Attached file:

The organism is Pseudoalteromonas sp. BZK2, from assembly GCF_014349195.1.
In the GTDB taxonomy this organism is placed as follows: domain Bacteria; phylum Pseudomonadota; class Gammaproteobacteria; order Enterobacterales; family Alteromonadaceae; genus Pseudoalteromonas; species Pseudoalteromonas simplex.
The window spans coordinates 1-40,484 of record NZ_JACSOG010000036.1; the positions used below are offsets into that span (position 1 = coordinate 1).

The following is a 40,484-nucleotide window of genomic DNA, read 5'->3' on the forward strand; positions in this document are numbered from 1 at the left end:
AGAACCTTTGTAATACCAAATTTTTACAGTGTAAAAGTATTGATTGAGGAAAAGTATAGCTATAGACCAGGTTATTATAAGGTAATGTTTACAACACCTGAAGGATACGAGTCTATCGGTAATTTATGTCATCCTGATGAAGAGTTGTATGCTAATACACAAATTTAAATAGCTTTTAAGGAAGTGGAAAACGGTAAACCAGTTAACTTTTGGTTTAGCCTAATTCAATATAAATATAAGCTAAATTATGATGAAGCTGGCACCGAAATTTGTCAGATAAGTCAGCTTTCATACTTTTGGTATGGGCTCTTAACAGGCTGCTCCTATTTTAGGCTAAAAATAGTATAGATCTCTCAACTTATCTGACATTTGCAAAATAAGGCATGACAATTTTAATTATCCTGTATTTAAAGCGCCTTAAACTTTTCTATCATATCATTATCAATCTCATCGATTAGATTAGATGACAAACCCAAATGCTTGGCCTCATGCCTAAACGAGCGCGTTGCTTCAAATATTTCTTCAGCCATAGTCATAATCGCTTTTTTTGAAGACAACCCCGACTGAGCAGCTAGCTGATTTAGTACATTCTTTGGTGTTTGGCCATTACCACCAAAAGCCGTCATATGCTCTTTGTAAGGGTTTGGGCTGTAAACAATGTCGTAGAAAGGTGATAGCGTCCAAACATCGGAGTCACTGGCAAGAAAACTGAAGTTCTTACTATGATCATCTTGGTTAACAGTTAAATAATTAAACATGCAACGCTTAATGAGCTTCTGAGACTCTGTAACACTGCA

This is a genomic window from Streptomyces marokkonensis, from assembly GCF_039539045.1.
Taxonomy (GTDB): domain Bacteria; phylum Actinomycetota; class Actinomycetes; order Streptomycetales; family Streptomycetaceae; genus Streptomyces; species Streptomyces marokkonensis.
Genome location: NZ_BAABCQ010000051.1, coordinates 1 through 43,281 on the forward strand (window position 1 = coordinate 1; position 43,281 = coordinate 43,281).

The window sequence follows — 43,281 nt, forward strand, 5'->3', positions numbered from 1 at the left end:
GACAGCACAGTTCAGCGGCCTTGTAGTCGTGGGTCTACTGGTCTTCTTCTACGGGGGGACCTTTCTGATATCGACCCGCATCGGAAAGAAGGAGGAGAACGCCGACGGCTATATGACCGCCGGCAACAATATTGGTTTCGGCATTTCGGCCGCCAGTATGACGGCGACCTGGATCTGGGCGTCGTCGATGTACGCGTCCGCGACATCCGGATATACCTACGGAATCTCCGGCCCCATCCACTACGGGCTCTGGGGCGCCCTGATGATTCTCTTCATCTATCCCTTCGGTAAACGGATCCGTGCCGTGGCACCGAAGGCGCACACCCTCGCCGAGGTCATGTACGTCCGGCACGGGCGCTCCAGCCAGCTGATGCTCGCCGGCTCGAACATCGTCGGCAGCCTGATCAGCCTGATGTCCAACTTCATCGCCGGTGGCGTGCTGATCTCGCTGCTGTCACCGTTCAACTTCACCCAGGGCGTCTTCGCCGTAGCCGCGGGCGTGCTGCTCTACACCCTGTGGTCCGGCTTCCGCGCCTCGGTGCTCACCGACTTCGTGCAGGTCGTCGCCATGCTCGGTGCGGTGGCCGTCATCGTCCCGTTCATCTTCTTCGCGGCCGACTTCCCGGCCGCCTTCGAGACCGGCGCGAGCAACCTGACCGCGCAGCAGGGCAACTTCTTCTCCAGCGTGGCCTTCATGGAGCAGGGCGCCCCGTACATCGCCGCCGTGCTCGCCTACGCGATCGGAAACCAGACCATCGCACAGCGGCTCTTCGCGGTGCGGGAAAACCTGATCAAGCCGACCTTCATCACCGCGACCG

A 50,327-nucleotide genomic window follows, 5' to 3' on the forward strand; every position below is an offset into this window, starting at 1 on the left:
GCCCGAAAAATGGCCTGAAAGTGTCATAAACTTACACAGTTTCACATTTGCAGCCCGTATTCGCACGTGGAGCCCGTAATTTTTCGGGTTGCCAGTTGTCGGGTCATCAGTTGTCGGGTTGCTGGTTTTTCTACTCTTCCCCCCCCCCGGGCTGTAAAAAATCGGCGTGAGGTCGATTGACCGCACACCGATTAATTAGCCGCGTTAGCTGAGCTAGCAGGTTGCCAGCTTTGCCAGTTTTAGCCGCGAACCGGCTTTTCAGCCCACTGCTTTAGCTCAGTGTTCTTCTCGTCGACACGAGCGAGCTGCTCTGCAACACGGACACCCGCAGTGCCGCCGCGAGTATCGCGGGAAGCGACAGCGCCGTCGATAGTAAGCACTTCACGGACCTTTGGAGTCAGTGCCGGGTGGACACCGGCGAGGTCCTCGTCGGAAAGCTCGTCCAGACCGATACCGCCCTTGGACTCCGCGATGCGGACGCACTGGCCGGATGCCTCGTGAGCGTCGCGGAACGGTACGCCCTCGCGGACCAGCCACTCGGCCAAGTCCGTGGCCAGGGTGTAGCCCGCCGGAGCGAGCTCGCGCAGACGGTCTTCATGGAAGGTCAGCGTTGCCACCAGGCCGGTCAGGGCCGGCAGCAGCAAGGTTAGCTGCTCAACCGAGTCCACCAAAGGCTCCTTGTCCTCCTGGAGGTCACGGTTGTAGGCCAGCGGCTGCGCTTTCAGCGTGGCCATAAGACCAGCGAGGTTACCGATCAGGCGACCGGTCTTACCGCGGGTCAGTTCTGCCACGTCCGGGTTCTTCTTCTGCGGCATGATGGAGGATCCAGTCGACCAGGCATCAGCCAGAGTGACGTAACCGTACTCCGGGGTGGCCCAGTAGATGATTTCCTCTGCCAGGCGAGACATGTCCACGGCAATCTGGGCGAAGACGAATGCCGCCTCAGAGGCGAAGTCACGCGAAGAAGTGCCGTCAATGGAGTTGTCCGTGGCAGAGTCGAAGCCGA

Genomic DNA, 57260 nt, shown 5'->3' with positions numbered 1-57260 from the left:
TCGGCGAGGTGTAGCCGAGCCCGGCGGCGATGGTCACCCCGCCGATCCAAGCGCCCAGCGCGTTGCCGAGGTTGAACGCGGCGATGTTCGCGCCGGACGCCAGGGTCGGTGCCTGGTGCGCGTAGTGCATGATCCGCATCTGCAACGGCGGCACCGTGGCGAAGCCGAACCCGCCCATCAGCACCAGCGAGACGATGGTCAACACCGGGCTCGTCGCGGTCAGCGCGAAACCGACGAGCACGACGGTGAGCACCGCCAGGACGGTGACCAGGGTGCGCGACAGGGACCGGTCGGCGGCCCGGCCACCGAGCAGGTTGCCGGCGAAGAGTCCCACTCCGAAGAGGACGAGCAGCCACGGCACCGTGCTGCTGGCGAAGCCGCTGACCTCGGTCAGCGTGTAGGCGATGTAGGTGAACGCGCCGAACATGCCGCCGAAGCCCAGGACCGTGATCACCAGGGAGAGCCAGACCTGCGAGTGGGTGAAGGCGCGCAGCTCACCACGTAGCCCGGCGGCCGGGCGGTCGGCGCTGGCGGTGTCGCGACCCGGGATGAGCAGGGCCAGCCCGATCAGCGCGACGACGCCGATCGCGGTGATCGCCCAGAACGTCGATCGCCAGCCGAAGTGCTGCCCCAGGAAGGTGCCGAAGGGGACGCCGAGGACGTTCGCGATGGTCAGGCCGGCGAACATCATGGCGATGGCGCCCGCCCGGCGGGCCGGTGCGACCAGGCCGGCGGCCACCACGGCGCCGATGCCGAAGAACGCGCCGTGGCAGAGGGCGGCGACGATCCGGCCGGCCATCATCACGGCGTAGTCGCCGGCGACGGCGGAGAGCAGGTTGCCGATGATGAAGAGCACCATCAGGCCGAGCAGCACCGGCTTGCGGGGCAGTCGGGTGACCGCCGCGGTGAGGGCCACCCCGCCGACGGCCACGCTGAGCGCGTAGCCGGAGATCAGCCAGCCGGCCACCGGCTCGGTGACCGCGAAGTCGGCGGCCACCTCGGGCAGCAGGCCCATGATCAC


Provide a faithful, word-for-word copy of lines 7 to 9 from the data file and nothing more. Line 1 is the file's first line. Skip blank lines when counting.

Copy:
Taxonomy (GTDB): domain Bacteria; phylum Actinomycetota; class Actinomycetes; order Streptomycetales; family Streptomycetaceae; genus Streptomyces; species Streptomyces marokkonensis.
Genome location: NZ_BAABCQ010000051.1, coordinates 1 through 43,281 on the forward strand (window position 1 = coordinate 1; position 43,281 = coordinate 43,281).

The window sequence follows — 43,281 nt, forward strand, 5'->3', positions numbered from 1 at the left end: